India’s internet shutdowns have cost its businesses billions of dollars

India’s internet shutdowns have cost its businesses billions of dollars
Credit: Nishant Vyas/Pexels

Amidst nationwide protests against new and upcoming citizenship laws in India, Firstpost reports that internet shutdowns — presently being used as a tool by the government to quell unrest in some states — are costing businesses across the country a pretty penny.

According to Firstpost’s calculations, mobile carriers lose about $1 million on average every three hours for each of the 22 circles (regions) they operate in. A telecom industry group known as the Cellular Operator Association of India (COAI) estimates that other businesses in each circle where a shutdown is imposed loses about half that during the same time period.

Further, a 2018 study by Indian Council for Research on International Economic Relations (ICRIER) noted that internet shutdowns cost the Indian economy about $3.04 billion between 2012 and 2017.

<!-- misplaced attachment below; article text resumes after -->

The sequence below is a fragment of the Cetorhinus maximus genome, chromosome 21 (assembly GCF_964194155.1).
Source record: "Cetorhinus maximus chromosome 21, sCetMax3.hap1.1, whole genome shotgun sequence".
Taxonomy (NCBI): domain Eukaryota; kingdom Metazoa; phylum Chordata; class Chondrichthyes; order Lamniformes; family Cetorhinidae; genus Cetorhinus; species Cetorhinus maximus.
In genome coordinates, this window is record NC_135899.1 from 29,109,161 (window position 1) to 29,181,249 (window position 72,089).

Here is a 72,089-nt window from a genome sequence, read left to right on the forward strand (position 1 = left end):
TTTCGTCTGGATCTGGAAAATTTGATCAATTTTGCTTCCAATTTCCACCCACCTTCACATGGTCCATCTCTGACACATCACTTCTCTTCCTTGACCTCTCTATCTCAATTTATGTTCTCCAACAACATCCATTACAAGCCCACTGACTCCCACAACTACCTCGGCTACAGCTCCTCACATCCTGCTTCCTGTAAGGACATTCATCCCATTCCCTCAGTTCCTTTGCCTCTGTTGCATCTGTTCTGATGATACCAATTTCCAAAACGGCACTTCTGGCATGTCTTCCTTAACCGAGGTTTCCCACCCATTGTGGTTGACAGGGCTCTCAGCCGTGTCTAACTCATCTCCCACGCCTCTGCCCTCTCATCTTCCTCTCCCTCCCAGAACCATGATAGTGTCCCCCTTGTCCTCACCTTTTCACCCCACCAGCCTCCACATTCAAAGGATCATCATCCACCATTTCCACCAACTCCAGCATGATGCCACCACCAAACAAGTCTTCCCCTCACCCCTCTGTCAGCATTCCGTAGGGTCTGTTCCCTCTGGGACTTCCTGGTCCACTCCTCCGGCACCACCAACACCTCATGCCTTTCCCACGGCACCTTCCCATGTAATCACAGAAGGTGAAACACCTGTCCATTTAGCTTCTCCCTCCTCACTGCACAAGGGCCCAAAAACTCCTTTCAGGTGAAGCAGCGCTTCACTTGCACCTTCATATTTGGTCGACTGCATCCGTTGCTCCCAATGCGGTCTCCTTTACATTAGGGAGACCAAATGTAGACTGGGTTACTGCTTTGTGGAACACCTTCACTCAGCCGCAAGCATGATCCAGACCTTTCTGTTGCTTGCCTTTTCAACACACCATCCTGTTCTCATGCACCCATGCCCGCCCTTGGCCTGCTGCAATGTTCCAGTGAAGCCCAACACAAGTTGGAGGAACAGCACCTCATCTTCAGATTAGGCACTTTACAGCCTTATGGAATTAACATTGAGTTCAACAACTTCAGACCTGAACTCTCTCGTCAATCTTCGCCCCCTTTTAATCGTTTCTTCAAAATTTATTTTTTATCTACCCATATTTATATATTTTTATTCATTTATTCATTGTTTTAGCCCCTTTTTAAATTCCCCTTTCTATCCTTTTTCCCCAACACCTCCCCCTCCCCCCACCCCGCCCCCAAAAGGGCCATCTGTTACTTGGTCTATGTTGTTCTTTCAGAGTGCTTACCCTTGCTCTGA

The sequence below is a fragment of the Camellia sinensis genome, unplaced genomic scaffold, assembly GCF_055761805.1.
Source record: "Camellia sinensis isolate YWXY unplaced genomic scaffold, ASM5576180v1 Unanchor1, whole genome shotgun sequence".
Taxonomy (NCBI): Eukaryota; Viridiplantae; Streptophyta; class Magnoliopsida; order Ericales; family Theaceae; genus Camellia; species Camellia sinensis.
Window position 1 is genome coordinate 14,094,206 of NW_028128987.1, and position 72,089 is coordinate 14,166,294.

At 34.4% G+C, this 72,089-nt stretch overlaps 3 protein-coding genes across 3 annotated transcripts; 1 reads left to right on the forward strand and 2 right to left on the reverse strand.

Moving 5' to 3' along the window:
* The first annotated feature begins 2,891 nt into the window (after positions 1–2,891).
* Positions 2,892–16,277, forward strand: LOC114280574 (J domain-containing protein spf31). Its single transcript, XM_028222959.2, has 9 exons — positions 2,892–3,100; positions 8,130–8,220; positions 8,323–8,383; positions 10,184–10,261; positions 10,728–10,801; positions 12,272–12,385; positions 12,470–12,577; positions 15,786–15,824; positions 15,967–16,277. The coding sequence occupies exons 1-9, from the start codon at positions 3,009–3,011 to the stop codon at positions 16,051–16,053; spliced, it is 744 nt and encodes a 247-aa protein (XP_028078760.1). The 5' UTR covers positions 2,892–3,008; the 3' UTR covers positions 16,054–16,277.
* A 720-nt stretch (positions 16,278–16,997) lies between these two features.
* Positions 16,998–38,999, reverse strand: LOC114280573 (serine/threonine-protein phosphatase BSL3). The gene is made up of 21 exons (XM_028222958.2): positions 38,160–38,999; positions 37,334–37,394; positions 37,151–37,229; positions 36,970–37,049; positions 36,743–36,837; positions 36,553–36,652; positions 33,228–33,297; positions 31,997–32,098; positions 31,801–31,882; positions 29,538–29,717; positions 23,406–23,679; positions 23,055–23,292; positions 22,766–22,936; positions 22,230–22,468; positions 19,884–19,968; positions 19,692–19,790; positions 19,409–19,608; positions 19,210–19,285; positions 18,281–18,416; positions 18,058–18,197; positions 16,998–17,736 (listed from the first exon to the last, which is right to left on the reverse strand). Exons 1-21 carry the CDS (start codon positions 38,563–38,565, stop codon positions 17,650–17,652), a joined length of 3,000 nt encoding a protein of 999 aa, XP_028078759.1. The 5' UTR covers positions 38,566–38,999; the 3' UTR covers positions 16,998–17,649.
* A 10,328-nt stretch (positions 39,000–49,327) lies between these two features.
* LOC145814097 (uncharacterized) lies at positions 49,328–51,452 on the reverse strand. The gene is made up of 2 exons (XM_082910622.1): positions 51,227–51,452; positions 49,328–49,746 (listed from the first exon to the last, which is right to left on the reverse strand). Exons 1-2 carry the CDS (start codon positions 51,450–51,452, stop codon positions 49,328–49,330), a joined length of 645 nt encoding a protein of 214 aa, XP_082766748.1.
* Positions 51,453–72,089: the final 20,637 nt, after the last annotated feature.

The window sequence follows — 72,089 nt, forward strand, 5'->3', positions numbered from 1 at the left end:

India has implemented more than 350 internet shutdowns across the country since 2014 — the most notable of which is the ongoing blackout in the erstwhile state of Jammu & Kashmir, which has already lasted 135 days (it is now active only in the Kashmir valley). The aforementioned shutdown was implemented after the Central government announced its intention to revoke Jammu & Kashmir’s special constitutional status, forcing it to abide by national legislation.

Among the latest shutdowns are the ones imposed in the state of Uttar Pradesh, where protests against India’s citizenship laws had turned violent and served as the backdrop for several instances of police brutality. A blackout has also been implemented in the city of Lucknow, with a population of roughly three million.

India’s government has defended its decisions to impose internet shutdowns by saying such measures help to prevent terror attacks and unrest. In reality, they don’t really work. It’s just another regressive move that puts people in danger and their loved ones out of reach, costs businesses money, and disrupts everyday life. It’s time to put an end to this myopic practice.

Read next: The 10 most important phones of the 2010s